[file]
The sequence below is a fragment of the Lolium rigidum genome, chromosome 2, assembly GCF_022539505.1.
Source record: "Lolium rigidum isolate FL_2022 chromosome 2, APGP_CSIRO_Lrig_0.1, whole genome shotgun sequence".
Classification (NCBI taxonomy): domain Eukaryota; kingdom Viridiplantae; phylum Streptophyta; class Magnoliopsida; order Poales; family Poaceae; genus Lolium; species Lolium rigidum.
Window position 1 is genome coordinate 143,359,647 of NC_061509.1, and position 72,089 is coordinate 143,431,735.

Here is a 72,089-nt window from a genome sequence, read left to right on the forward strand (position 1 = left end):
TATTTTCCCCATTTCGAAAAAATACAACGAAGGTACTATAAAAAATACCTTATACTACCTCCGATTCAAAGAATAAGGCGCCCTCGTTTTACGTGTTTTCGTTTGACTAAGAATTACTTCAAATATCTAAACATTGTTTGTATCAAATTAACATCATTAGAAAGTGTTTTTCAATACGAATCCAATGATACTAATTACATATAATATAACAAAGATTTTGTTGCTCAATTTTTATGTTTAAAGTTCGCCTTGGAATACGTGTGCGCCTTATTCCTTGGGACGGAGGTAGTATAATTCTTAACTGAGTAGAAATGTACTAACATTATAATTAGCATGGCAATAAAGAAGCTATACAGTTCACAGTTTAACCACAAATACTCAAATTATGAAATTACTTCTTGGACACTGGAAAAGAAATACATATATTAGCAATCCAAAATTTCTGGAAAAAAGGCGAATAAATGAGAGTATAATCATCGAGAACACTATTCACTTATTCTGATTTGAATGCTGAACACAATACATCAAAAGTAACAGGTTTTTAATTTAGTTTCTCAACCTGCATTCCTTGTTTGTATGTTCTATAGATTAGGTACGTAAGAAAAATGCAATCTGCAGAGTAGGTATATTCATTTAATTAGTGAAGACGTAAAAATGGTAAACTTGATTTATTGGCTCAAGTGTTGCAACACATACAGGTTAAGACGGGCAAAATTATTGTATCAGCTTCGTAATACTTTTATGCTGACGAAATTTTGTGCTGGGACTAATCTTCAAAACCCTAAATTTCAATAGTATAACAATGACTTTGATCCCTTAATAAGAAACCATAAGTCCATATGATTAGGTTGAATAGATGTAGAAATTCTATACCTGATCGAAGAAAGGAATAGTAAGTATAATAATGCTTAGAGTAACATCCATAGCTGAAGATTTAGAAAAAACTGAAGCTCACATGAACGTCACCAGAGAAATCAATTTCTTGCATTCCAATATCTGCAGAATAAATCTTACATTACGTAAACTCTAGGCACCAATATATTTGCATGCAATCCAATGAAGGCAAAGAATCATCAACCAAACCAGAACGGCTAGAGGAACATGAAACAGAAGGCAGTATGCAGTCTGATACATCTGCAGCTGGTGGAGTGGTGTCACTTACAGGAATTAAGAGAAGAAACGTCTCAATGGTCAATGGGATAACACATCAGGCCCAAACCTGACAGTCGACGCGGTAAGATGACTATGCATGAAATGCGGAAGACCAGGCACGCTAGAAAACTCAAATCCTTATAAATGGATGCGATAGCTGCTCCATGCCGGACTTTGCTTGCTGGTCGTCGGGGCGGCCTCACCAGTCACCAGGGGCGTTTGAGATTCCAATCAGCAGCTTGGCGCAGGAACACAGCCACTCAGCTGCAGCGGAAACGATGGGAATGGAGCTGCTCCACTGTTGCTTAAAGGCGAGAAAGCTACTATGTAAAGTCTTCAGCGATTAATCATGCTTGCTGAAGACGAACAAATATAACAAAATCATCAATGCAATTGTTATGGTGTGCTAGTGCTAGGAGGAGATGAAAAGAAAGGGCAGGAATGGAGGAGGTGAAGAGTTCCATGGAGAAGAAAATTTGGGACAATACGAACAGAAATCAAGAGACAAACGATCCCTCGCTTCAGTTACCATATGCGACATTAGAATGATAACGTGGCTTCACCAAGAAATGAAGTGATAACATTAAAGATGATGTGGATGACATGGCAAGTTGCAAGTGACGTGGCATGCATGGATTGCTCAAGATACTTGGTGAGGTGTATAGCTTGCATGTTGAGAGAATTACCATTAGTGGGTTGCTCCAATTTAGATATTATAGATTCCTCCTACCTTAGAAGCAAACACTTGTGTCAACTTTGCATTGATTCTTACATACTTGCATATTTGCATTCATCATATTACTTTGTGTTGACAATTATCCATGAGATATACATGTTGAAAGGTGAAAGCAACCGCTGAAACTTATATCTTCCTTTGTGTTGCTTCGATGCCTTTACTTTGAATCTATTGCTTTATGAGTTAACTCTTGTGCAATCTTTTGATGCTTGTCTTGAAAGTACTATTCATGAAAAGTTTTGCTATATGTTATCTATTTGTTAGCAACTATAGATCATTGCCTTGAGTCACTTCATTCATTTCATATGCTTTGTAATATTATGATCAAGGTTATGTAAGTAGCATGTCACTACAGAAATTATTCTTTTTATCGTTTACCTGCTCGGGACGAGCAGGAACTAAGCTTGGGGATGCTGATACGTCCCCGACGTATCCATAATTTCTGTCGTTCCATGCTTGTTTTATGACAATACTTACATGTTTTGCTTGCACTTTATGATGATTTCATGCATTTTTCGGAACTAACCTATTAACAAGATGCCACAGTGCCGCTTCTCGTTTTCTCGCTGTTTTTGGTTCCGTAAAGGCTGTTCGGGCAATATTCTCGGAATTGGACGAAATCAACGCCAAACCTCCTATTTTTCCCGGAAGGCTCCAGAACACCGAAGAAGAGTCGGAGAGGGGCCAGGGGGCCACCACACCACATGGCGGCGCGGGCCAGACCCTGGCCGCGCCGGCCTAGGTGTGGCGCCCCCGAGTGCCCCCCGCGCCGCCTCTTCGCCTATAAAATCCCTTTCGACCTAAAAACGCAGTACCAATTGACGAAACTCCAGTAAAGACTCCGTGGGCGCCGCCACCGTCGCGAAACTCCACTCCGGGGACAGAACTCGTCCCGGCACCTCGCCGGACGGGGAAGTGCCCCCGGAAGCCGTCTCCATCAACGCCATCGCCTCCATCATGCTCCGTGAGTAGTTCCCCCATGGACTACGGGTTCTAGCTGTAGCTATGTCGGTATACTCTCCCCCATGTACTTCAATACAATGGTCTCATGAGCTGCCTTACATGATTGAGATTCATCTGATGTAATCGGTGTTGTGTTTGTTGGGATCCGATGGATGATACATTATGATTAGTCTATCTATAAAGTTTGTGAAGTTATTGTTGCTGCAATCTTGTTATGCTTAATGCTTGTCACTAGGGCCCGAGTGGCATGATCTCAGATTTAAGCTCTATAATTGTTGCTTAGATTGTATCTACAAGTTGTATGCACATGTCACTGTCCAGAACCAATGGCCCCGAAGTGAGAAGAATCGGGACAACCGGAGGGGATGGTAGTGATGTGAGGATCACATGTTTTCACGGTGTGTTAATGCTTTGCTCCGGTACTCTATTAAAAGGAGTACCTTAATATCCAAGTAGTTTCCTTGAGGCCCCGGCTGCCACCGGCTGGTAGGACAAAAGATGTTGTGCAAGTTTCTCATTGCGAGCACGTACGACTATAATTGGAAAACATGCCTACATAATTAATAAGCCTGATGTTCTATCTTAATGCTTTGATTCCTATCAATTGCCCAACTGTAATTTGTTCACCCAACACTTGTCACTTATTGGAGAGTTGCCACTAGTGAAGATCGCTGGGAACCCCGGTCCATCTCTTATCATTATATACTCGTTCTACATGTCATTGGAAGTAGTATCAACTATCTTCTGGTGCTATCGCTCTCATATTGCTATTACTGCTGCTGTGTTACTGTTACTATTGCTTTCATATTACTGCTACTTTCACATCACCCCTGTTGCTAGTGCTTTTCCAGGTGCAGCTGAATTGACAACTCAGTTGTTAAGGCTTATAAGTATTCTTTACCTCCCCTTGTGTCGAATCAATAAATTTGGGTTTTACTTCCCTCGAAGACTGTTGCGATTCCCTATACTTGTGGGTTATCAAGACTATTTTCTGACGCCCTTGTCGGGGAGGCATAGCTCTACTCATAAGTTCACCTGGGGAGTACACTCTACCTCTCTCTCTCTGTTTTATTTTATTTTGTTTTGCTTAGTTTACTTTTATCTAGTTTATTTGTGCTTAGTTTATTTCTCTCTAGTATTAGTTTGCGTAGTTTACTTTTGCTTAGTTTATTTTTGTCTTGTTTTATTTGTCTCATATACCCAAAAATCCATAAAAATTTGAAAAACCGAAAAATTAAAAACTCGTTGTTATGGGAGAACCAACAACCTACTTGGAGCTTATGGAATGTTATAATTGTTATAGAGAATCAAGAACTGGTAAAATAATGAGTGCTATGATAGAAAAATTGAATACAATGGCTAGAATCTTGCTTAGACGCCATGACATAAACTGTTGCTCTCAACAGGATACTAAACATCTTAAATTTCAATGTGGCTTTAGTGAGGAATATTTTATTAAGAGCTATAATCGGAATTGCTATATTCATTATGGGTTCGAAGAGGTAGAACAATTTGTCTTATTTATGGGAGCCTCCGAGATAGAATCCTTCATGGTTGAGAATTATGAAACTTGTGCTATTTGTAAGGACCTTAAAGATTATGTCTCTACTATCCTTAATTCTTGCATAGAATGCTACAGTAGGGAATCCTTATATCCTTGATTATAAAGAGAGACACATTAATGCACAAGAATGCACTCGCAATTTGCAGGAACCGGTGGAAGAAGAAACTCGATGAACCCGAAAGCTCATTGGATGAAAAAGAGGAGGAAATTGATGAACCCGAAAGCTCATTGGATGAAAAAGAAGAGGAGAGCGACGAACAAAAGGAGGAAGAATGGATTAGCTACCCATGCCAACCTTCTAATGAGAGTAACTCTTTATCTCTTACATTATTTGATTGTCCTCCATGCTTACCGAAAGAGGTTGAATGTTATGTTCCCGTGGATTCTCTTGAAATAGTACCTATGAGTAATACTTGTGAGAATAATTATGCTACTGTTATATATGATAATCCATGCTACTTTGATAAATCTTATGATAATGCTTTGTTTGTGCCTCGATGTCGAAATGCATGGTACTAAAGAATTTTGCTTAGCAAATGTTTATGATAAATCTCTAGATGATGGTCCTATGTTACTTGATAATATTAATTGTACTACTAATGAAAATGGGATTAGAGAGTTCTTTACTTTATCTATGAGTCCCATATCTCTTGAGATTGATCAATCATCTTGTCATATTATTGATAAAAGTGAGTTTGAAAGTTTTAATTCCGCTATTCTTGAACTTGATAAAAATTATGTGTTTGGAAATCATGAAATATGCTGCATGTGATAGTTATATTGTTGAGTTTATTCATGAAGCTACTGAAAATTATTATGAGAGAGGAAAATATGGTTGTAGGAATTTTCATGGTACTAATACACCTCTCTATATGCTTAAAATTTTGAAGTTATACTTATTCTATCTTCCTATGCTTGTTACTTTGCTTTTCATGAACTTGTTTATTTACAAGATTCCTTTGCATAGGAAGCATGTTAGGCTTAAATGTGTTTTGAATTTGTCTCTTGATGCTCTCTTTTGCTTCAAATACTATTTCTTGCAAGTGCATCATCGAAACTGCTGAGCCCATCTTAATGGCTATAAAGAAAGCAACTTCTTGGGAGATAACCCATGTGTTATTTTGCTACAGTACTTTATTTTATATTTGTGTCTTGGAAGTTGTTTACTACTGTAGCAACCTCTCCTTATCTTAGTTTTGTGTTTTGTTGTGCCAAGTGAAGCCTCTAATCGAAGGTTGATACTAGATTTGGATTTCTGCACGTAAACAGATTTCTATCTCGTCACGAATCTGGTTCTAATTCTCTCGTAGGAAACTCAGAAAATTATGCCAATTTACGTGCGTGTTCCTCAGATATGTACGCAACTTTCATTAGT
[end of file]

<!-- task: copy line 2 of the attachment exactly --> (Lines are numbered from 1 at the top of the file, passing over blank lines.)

Source record: "Lolium rigidum isolate FL_2022 chromosome 2, APGP_CSIRO_Lrig_0.1, whole genome shotgun sequence".